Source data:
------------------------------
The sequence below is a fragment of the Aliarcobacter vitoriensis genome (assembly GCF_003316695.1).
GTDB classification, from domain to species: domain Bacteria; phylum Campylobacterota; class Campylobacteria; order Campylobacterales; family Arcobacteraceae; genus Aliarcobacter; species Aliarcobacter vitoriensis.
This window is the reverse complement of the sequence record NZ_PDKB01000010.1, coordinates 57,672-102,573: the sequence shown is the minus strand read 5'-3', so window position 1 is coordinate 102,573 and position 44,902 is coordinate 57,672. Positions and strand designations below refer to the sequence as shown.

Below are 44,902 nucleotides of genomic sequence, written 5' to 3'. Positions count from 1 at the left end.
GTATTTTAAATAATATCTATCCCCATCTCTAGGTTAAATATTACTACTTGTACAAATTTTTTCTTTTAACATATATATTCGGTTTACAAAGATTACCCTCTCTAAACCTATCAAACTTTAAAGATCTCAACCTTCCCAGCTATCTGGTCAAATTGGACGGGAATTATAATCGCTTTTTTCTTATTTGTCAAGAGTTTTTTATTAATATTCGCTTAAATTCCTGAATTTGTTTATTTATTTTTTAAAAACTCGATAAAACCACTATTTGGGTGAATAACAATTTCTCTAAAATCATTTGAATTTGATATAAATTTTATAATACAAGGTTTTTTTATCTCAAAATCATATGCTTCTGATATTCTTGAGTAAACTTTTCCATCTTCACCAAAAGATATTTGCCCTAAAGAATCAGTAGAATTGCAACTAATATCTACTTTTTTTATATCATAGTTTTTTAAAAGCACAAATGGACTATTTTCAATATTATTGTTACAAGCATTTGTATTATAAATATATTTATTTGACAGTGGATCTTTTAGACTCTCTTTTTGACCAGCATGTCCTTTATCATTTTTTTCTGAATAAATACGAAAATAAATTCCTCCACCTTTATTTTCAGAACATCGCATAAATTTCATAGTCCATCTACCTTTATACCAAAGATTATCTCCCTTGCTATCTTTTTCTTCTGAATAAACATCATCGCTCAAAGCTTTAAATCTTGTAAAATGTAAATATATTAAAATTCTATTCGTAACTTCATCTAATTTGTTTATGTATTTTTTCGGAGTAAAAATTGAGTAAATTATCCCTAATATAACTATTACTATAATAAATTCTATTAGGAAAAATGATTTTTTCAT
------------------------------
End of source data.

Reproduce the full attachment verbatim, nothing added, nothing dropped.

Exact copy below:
The sequence below is a fragment of the Aliarcobacter vitoriensis genome (assembly GCF_003316695.1).
GTDB classification, from domain to species: domain Bacteria; phylum Campylobacterota; class Campylobacteria; order Campylobacterales; family Arcobacteraceae; genus Aliarcobacter; species Aliarcobacter vitoriensis.
This window is the reverse complement of the sequence record NZ_PDKB01000010.1, coordinates 57,672-102,573: the sequence shown is the minus strand read 5'-3', so window position 1 is coordinate 102,573 and position 44,902 is coordinate 57,672. Positions and strand designations below refer to the sequence as shown.

Below are 44,902 nucleotides of genomic sequence, written 5' to 3'. Positions count from 1 at the left end.
GTATTTTAAATAATATCTATCCCCATCTCTAGGTTAAATATTACTACTTGTACAAATTTTTTCTTTTAACATATATATTCGGTTTACAAAGATTACCCTCTCTAAACCTATCAAACTTTAAAGATCTCAACCTTCCCAGCTATCTGGTCAAATTGGACGGGAATTATAATCGCTTTTTTCTTATTTGTCAAGAGTTTTTTATTAATATTCGCTTAAATTCCTGAATTTGTTTATTTATTTTTTAAAAACTCGATAAAACCACTATTTGGGTGAATAACAATTTCTCTAAAATCATTTGAATTTGATATAAATTTTATAATACAAGGTTTTTTTATCTCAAAATCATATGCTTCTGATATTCTTGAGTAAACTTTTCCATCTTCACCAAAAGATATTTGCCCTAAAGAATCAGTAGAATTGCAACTAATATCTACTTTTTTTATATCATAGTTTTTTAAAAGCACAAATGGACTATTTTCAATATTATTGTTACAAGCATTTGTATTATAAATATATTTATTTGACAGTGGATCTTTTAGACTCTCTTTTTGACCAGCATGTCCTTTATCATTTTTTTCTGAATAAATACGAAAATAAATTCCTCCACCTTTATTTTCAGAACATCGCATAAATTTCATAGTCCATCTACCTTTATACCAAAGATTATCTCCCTTGCTATCTTTTTCTTCTGAATAAACATCATCGCTCAAAGCTTTAAATCTTGTAAAATGTAAATATATTAAAATTCTATTCGTAACTTCATCTAATTTGTTTATGTATTTTTTCGGAGTAAAAATTGAGTAAATTATCCCTAATATAACTATTACTATAATAAATTCTATTAGGAAAAATGATTTTTTCAT